Tag Archives: bbc

Great Swapathon is a big step forward for the obese

17 Jan

The British are swapping deep fried mars bars

FOR lovely carrot sticks

I’ve read conflicting views of the Department of Health’s recently launched Change for Life Great Swapathon. A mouthful in itself, the idea is that the British government, with the help of the world’s biggest food businesses (Asda, Birds Eye, JJB Sports, Nestle, Mars, Unilever, Warburtons and Weight Watchers), The Sun and News of the World, bribe the British general public to drop their deep fried mars bars and pick up an apple instead. We’re offered a book of £50 vouchers to swap bad for good and that’s the problem. The ‘good’ is not necessarily that good especially if it is a branded box of still highly sugared yet ‘baked’ cereal that costs twice as much as the usual without the coupon.

British magazine Marketing Week wrote recently of the ‘Great Swapathon rip off’ and the BBC reports that Professor for Food Policy at City University in London Tim Lang called it a ‘corporate brand protection strategy rather than a public health one.’

At first I agreed with them. You can no doubt pick up a hint of cynicism in my intro and having a marketeer’s DNA I can smell a brand campaign a mile away. At first glance, spending £250m to convince fatties to be healthy seems like a giant waste of my hard earned taxes. I’ve only just convinced my Mum to drink freshly squeezed lemon juice and warm water in the mornings. However, and a big however – something has to be done. Obesity in children as one impact of bad nutrition has increased to 30% from 25% in 1995,  and the statistic is due to grow.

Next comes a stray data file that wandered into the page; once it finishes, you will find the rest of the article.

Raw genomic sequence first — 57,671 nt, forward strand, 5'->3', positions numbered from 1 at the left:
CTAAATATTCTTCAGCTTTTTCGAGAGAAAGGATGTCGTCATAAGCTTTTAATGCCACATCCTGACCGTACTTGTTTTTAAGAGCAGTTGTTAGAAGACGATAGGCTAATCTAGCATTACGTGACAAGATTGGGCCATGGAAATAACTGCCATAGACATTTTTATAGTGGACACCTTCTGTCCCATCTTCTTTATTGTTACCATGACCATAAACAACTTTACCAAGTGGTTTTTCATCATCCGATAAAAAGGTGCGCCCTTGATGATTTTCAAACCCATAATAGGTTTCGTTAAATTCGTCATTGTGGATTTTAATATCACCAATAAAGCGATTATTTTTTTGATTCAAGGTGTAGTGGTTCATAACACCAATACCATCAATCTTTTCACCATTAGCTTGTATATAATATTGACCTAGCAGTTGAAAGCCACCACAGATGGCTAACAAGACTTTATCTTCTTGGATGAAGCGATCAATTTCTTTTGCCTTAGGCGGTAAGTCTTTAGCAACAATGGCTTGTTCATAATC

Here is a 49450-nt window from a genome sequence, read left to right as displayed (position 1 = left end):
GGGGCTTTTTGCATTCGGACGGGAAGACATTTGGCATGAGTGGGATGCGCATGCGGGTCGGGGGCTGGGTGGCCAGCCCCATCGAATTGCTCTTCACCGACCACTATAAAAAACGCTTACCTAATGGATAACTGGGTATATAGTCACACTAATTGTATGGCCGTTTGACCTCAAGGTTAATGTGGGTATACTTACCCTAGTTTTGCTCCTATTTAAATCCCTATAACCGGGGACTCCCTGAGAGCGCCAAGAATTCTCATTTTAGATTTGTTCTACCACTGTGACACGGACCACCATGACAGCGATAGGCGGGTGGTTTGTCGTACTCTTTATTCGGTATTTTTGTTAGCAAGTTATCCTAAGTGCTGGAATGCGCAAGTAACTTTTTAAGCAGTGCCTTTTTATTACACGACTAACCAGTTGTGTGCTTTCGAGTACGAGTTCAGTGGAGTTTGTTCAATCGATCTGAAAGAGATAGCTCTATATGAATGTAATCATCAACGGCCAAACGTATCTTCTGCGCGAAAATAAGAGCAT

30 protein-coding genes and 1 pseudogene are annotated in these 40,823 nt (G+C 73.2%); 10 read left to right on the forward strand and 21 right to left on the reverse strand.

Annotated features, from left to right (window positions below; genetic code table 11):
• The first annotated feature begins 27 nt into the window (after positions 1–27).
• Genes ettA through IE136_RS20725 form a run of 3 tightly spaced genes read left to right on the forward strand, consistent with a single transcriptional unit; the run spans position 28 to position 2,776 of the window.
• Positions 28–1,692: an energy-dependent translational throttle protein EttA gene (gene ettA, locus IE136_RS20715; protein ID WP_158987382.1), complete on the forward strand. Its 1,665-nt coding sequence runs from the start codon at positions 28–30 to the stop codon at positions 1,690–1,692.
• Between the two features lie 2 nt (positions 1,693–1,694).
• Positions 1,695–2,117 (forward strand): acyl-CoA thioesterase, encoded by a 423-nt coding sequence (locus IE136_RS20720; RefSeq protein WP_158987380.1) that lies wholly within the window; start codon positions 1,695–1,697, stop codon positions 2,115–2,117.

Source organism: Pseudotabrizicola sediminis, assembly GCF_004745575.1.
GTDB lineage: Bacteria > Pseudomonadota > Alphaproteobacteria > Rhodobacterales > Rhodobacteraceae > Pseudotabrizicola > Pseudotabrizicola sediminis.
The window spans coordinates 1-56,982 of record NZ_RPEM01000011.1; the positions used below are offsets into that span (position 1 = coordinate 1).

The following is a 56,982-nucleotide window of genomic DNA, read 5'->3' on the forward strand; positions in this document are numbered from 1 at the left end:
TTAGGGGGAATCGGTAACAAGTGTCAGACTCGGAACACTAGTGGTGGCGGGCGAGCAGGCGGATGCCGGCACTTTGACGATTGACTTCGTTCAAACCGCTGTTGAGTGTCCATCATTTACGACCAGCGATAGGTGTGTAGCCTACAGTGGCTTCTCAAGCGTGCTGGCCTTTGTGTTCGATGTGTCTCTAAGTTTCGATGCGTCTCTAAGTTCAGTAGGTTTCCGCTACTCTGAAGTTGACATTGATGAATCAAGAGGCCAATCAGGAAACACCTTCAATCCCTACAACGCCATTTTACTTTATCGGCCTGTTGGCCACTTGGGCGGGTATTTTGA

People like me, who care about and know about basic nutrition are the unusual and the extreme. Others have a clue that they should be eating better, but not even heart attacks or cancer scares can make them cut back and change. Will this work for a generally ignorant general public looking for a quick fix?

When I do my sums, the campaign only costs taxpayers a fiver a head and, having worked on a proposed arts council campaign to bring the arts to the general public, I can say that £250m is peanuts and alone would make no headway whatsoever. We need the additional food manufacturer and retailer budgets and distribution channels to reach the masses and then we need their ‘healthier’ range of products to ease them into making life long changes.

The 5-a-day campaign is working - so will The Great British Swapathon

And – most importantly when you look at statistics for the 5-a-day campaign. It is working. 21% of children now eat 5 portions of fruit and vege a day compared to just 10% in 2001.

Charlene from Essex may not swap her daily bacon butty for a carrot stick for a million pounds but she might choose omega plus enhanced granary bread instead of preserved white plastic slabs.

It’s not raw food, and not chlorella smoothies but I think the programme is a brilliant step in the right direction, superb value for money considering the long term benefits to children in terms of fundamental education and awareness and the food companies, for once, are doing something positive too. This is marketing. Marketing works to change behaviours in this case – for good. The critics, including the Children’s Food Campaign, who said, ‘this analysis exposes the Great Swapathon for what it really is – a great marketing opportunity for the companies involved, but of little benefit to consumers’ pockets or health’, should get over it and behind it, unless of course, they have a better idea.